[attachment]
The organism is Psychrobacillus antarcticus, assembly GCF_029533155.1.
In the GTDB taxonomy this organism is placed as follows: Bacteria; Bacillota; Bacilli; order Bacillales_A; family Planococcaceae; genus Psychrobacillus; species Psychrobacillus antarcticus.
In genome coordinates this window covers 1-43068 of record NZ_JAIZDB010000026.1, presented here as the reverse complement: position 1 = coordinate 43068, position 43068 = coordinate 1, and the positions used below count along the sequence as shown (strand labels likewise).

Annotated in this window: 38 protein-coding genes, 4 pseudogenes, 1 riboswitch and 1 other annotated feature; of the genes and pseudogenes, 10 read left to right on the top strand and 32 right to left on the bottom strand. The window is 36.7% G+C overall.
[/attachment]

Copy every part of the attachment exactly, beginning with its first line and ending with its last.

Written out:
The organism is Psychrobacillus antarcticus, assembly GCF_029533155.1.
In the GTDB taxonomy this organism is placed as follows: Bacteria; Bacillota; Bacilli; order Bacillales_A; family Planococcaceae; genus Psychrobacillus; species Psychrobacillus antarcticus.
In genome coordinates this window covers 1-43068 of record NZ_JAIZDB010000026.1, presented here as the reverse complement: position 1 = coordinate 43068, position 43068 = coordinate 1, and the positions used below count along the sequence as shown (strand labels likewise).

Annotated in this window: 38 protein-coding genes, 4 pseudogenes, 1 riboswitch and 1 other annotated feature; of the genes and pseudogenes, 10 read left to right on the top strand and 32 right to left on the bottom strand. The window is 36.7% G+C overall.